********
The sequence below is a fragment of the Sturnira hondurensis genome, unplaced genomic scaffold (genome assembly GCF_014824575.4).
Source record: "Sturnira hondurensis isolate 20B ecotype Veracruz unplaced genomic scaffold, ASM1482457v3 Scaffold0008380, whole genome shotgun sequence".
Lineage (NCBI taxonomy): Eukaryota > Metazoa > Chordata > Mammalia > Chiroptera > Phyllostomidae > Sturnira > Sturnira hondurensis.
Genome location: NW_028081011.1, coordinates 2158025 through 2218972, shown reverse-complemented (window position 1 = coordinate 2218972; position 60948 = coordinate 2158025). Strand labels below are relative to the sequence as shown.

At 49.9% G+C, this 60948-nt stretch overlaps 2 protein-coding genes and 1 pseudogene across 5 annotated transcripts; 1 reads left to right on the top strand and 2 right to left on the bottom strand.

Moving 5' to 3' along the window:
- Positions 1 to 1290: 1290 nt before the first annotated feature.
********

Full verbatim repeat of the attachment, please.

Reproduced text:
The sequence below is a fragment of the Sturnira hondurensis genome, unplaced genomic scaffold (genome assembly GCF_014824575.4).
Source record: "Sturnira hondurensis isolate 20B ecotype Veracruz unplaced genomic scaffold, ASM1482457v3 Scaffold0008380, whole genome shotgun sequence".
Lineage (NCBI taxonomy): Eukaryota > Metazoa > Chordata > Mammalia > Chiroptera > Phyllostomidae > Sturnira > Sturnira hondurensis.
Genome location: NW_028081011.1, coordinates 2158025 through 2218972, shown reverse-complemented (window position 1 = coordinate 2218972; position 60948 = coordinate 2158025). Strand labels below are relative to the sequence as shown.

At 49.9% G+C, this 60948-nt stretch overlaps 2 protein-coding genes and 1 pseudogene across 5 annotated transcripts; 1 reads left to right on the top strand and 2 right to left on the bottom strand.

Moving 5' to 3' along the window:
- Positions 1 to 1290: 1290 nt before the first annotated feature.